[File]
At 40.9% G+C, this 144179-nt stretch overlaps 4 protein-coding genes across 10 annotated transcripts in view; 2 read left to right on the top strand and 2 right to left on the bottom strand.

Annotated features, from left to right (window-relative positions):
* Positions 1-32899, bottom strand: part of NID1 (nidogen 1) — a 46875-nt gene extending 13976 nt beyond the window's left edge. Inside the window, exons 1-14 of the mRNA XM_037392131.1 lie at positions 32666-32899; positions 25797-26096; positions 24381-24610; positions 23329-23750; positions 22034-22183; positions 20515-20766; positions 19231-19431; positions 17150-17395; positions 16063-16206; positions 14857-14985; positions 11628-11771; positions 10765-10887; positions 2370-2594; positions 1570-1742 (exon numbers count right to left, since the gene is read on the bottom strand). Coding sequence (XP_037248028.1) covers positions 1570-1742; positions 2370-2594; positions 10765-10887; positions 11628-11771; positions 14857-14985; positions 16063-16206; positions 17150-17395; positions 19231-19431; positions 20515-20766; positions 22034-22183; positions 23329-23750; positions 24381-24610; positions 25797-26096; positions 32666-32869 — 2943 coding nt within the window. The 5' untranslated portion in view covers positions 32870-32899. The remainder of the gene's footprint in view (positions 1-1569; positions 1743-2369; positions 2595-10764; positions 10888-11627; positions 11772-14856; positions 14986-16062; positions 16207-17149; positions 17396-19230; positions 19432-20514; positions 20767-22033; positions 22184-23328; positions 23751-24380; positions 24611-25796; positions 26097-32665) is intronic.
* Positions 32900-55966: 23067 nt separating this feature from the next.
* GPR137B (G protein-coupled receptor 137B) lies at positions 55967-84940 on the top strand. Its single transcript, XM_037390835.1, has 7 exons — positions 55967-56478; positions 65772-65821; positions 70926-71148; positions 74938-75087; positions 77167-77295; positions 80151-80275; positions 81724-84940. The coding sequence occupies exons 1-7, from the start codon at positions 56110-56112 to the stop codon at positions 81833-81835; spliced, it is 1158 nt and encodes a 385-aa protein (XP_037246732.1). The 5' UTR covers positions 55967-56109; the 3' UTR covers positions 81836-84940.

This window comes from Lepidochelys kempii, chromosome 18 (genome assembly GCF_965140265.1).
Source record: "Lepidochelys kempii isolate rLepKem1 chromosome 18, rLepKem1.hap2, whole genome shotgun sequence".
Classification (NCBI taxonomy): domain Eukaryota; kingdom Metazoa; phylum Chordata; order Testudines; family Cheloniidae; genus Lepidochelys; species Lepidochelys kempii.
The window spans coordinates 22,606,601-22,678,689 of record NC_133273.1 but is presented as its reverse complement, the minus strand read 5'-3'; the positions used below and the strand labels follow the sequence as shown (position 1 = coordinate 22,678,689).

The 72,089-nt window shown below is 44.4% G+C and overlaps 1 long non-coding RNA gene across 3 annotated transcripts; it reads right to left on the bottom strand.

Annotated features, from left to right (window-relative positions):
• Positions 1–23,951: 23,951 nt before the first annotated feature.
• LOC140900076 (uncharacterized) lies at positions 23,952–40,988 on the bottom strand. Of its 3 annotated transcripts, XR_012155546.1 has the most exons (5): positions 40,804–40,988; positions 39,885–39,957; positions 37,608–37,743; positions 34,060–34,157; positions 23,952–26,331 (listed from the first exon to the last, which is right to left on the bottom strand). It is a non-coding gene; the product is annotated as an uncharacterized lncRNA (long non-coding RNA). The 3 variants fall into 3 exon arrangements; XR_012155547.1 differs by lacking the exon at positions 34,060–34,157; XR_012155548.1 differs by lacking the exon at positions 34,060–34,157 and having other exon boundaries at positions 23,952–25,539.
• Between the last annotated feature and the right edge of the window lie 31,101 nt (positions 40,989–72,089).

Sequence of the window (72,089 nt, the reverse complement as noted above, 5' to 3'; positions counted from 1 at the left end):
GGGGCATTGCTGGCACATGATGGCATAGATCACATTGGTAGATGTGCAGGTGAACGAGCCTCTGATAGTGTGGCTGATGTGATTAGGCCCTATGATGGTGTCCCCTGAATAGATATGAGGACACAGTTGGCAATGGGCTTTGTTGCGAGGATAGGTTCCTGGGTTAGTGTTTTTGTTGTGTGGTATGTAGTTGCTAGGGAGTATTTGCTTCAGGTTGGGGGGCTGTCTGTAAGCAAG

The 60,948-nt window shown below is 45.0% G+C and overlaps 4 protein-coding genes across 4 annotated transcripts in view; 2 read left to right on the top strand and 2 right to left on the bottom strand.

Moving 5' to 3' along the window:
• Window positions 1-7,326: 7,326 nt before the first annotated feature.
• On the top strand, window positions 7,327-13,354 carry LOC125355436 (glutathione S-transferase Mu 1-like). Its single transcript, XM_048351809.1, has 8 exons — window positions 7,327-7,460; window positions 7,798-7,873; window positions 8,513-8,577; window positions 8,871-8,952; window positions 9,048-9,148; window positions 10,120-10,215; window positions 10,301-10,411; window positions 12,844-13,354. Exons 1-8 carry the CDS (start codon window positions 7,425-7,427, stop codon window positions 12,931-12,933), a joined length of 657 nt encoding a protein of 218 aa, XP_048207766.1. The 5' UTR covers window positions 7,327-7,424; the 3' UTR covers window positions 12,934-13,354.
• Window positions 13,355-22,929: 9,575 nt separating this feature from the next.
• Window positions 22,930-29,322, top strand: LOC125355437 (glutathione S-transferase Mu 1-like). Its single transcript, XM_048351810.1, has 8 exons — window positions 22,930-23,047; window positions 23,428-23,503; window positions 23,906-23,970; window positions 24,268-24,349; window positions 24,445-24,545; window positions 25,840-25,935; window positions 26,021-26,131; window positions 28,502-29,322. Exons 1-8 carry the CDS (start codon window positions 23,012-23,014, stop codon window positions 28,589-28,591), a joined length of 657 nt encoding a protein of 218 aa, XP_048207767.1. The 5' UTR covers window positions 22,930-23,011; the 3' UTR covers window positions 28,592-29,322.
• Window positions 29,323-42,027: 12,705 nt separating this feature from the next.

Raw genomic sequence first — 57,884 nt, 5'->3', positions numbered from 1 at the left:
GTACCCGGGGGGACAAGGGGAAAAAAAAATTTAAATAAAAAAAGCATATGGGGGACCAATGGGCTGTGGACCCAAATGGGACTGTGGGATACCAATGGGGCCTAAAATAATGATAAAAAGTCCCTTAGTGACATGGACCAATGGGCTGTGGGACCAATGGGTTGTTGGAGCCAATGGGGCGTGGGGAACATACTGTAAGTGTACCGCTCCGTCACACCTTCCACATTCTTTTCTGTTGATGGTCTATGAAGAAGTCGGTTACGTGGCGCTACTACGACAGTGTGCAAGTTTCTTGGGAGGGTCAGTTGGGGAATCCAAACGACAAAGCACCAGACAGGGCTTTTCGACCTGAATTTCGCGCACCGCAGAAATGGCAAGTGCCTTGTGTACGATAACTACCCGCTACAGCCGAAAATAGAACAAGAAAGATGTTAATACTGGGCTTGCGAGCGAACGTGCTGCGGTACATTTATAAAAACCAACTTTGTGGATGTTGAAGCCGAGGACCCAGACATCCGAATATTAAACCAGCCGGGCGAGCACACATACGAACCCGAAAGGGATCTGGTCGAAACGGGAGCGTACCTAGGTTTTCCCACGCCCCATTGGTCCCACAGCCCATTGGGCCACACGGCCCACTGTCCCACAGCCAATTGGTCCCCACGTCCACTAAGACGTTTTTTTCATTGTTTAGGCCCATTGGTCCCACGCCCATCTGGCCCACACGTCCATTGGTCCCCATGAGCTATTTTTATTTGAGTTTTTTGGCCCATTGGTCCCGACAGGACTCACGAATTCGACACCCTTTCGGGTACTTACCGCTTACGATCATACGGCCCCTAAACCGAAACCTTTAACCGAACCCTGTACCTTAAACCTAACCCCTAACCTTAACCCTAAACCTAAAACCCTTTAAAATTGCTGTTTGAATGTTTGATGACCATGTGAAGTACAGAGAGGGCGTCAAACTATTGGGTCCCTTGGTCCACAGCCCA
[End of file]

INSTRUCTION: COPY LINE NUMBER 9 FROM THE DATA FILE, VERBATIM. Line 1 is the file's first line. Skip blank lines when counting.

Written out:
The window spans coordinates 22,606,601-22,678,689 of record NC_133273.1 but is presented as its reverse complement, the minus strand read 5'-3'; the positions used below and the strand labels follow the sequence as shown (position 1 = coordinate 22,678,689).